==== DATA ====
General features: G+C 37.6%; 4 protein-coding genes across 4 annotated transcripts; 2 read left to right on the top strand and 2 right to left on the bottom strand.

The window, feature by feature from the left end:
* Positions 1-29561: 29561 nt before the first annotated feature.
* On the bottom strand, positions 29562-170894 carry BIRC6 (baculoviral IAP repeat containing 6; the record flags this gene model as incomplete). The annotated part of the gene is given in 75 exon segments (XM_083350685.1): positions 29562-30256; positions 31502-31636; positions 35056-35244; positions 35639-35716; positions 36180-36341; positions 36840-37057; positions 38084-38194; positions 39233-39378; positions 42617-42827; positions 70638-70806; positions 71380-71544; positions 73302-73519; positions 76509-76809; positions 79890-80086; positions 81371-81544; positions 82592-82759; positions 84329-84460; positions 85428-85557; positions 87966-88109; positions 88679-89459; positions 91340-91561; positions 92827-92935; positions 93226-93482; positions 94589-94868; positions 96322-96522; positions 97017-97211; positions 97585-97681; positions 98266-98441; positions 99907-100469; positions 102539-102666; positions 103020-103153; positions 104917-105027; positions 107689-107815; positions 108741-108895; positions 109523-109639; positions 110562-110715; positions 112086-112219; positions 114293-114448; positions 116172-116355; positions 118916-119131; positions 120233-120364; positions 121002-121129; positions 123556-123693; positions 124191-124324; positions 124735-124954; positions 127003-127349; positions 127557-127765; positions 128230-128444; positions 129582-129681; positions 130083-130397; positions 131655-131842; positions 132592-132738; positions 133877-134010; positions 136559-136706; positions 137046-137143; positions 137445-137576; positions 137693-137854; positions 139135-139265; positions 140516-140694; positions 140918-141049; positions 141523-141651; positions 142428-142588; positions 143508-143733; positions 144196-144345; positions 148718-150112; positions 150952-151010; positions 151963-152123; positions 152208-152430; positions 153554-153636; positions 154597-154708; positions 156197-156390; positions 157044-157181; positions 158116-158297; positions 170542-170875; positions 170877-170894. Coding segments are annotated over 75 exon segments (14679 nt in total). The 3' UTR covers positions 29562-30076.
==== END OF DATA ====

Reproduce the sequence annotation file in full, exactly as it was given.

General features: G+C 37.6%; 4 protein-coding genes across 4 annotated transcripts; 2 read left to right on the top strand and 2 right to left on the bottom strand.

The window, feature by feature from the left end:
* Positions 1-29561: 29561 nt before the first annotated feature.
* On the bottom strand, positions 29562-170894 carry BIRC6 (baculoviral IAP repeat containing 6; the record flags this gene model as incomplete). The annotated part of the gene is given in 75 exon segments (XM_083350685.1): positions 29562-30256; positions 31502-31636; positions 35056-35244; positions 35639-35716; positions 36180-36341; positions 36840-37057; positions 38084-38194; positions 39233-39378; positions 42617-42827; positions 70638-70806; positions 71380-71544; positions 73302-73519; positions 76509-76809; positions 79890-80086; positions 81371-81544; positions 82592-82759; positions 84329-84460; positions 85428-85557; positions 87966-88109; positions 88679-89459; positions 91340-91561; positions 92827-92935; positions 93226-93482; positions 94589-94868; positions 96322-96522; positions 97017-97211; positions 97585-97681; positions 98266-98441; positions 99907-100469; positions 102539-102666; positions 103020-103153; positions 104917-105027; positions 107689-107815; positions 108741-108895; positions 109523-109639; positions 110562-110715; positions 112086-112219; positions 114293-114448; positions 116172-116355; positions 118916-119131; positions 120233-120364; positions 121002-121129; positions 123556-123693; positions 124191-124324; positions 124735-124954; positions 127003-127349; positions 127557-127765; positions 128230-128444; positions 129582-129681; positions 130083-130397; positions 131655-131842; positions 132592-132738; positions 133877-134010; positions 136559-136706; positions 137046-137143; positions 137445-137576; positions 137693-137854; positions 139135-139265; positions 140516-140694; positions 140918-141049; positions 141523-141651; positions 142428-142588; positions 143508-143733; positions 144196-144345; positions 148718-150112; positions 150952-151010; positions 151963-152123; positions 152208-152430; positions 153554-153636; positions 154597-154708; positions 156197-156390; positions 157044-157181; positions 158116-158297; positions 170542-170875; positions 170877-170894. Coding segments are annotated over 75 exon segments (14679 nt in total). The 3' UTR covers positions 29562-30076.